Actually, yes they can make a great pet. Because their poison comes exclusively from their diet, poison dart frogs can be safely kept as pets. It is important to remember that frogs always require a moist environment, and this will require special care.
Because their skin must remain moist, frequent handling can also harm them. These frogs can make good pets, but only to the right owner.
Poison Dart Frog Care
When keeping poison dart frogs, you will have to ensure they have the correct environment and humidity. Always purchase a captive bred animal, as this will help prevent potential drops in wild populations, as well as keeping you from possibly coming in contact with a poisonous animal.
With younger animals you will need a smaller habitat, so that they can locate prey easier. Once they are larger, they can be moved to a more spacious habitat, like a twenty-gallon aquarium. The temperature should be maintained between 72º F and 80º F, never let the temperature rise above 85º F, as it can be fatal to your frogs.
The humidity should be kept as close to 100% as possible, and never drop below 80% for healthy frogs. The easiest food sources for dart frogs include small crickets and flightless fruit flies, always make sure the prey is not too large for your frogs.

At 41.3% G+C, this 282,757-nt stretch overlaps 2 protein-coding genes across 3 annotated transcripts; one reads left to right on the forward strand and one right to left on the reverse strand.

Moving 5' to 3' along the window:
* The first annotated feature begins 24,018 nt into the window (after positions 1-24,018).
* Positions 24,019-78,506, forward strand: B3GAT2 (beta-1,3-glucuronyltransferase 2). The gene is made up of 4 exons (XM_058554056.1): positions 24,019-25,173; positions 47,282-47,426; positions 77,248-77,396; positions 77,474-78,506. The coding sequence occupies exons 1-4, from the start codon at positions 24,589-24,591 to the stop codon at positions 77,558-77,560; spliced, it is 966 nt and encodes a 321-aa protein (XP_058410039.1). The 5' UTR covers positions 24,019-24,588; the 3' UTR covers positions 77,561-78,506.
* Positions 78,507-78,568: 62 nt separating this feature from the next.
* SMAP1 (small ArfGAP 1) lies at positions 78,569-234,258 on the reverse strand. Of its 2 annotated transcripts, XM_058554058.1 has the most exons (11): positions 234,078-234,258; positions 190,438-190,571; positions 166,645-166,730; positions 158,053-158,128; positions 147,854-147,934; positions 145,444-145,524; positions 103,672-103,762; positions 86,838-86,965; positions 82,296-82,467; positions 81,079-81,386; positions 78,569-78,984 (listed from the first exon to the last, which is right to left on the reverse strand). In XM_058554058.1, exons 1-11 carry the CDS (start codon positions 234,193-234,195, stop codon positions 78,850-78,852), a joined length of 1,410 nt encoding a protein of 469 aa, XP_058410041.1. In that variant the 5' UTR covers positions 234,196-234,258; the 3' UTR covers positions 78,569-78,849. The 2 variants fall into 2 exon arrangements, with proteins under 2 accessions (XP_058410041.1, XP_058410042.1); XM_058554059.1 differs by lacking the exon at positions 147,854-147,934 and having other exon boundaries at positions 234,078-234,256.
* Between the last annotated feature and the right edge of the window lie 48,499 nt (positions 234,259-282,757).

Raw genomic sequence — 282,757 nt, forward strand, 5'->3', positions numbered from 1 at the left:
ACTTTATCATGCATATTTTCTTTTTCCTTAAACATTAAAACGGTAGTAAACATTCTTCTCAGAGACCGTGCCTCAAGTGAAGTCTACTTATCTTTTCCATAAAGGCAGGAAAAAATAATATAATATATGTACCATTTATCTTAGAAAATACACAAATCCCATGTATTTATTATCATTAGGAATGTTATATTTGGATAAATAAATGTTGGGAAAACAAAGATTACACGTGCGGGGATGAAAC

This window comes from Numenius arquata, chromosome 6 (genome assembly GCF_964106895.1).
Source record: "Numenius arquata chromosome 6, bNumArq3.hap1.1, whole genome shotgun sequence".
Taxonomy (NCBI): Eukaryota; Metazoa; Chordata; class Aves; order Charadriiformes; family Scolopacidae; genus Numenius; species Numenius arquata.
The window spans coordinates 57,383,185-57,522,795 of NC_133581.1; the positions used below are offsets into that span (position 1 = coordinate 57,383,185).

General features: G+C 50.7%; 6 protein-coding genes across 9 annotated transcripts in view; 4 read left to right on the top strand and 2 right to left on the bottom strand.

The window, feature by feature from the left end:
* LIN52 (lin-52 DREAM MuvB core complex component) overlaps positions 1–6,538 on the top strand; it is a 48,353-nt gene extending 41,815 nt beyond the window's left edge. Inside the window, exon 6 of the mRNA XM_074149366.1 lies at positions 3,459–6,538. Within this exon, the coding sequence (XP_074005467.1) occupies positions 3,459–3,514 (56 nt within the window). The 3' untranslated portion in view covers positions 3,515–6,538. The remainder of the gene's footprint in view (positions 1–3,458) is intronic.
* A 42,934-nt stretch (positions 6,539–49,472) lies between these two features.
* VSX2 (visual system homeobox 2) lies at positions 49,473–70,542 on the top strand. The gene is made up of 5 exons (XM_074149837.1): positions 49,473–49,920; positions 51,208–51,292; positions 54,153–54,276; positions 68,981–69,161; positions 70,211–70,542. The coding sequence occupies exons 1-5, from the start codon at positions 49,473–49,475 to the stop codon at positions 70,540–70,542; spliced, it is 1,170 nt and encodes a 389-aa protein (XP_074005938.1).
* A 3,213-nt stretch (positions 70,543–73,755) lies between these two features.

Behavior of the Poison Dart Frog
Poison dart frogs are diurnal, which means they are active during the day. This is quite an unusual trait in frogs, as most species are active at night. Their diurnal activity keeps the frogs from being eaten, because their colors can be best seen in the sunlight.
Dart frogs are quite social animals, and can frequently be found in pairs or small groups. While they live in close proximity, male frogs will wrestle one another for optimal territories, and females will battle over choice egg-laying locations. During courtship, these frogs will caress one another, using their front legs and their chins.
Reproduction of the Poison Dart Frog
Once they have found an acceptable mate, breeding occurs. After mating, the female finds a dark and damp location to lay her eggs. She will lay between 1 and 30 eggs at the base of a bromeliad leaf, in the crook of a tree, in a small puddle, or in a small hole in the bark of a tree.
Both parents must work to protect the eggs from ants, and keep them moist. After hatching, the parents of many species will carry their tadpoles on their backs to a water source.